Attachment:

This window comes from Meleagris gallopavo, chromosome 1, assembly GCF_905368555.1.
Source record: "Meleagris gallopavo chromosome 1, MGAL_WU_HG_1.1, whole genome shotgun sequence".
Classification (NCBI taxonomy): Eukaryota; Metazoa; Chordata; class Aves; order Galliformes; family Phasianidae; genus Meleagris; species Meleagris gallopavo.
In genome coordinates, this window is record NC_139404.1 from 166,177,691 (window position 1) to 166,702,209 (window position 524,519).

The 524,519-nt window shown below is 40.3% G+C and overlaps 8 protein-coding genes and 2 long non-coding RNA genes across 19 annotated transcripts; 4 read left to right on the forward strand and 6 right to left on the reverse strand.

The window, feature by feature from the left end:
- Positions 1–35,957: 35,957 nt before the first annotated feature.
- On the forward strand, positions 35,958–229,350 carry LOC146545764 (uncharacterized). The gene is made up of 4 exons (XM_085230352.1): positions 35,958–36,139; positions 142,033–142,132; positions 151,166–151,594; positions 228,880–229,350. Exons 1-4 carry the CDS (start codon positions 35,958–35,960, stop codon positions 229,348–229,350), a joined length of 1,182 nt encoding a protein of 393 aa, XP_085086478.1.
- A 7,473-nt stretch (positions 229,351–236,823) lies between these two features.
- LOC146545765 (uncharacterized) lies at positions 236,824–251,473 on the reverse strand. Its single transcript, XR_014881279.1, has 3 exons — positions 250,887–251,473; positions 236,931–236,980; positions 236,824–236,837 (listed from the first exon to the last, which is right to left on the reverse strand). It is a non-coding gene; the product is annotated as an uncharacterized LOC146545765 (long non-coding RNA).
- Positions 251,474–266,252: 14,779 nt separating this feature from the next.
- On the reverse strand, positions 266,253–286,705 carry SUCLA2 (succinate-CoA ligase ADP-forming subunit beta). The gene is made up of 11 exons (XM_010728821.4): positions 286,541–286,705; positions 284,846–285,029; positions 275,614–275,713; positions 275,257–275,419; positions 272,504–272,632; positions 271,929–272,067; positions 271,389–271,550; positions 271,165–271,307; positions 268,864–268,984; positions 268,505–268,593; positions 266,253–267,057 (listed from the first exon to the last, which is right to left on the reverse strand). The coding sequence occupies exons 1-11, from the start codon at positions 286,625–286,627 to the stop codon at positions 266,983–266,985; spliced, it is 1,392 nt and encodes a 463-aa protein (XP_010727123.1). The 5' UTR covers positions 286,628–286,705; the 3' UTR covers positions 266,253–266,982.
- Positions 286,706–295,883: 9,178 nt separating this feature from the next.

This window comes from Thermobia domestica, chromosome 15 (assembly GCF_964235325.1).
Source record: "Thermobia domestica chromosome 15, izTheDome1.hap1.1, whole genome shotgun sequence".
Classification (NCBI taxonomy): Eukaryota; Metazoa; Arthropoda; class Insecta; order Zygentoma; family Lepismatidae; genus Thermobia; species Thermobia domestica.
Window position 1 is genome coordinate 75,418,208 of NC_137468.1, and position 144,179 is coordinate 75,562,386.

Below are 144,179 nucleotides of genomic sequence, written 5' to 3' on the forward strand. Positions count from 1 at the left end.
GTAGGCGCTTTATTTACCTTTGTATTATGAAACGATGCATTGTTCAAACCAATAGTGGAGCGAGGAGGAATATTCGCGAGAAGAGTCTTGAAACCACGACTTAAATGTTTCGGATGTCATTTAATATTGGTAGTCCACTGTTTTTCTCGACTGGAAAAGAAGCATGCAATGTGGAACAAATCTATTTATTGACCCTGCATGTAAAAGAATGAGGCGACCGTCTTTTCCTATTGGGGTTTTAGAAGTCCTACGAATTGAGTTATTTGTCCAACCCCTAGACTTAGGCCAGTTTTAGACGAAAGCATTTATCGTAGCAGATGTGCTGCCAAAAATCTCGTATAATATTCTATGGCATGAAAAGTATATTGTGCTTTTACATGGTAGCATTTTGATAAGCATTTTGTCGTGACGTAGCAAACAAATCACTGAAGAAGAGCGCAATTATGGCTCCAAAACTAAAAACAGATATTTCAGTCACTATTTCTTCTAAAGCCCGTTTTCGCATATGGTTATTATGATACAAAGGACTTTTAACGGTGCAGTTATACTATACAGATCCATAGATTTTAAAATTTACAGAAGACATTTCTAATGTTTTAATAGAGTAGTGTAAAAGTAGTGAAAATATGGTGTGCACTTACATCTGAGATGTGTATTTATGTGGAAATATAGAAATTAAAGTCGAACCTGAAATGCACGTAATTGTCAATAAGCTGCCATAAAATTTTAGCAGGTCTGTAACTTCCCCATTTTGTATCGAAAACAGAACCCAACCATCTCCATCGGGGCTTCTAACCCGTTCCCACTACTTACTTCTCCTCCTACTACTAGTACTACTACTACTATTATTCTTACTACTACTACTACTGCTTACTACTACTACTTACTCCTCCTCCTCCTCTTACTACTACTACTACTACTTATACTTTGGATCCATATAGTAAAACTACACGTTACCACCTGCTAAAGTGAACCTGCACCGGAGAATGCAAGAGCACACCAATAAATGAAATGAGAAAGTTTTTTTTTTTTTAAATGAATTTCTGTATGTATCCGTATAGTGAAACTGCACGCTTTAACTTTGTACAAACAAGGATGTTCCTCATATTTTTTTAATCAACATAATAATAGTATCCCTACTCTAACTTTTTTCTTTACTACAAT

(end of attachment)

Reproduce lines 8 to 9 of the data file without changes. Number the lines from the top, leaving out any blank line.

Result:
- On the forward strand, positions 35,958–229,350 carry LOC146545764 (uncharacterized). The gene is made up of 4 exons (XM_085230352.1): positions 35,958–36,139; positions 142,033–142,132; positions 151,166–151,594; positions 228,880–229,350. Exons 1-4 carry the CDS (start codon positions 35,958–35,960, stop codon positions 229,348–229,350), a joined length of 1,182 nt encoding a protein of 393 aa, XP_085086478.1.
- A 7,473-nt stretch (positions 229,351–236,823) lies between these two features.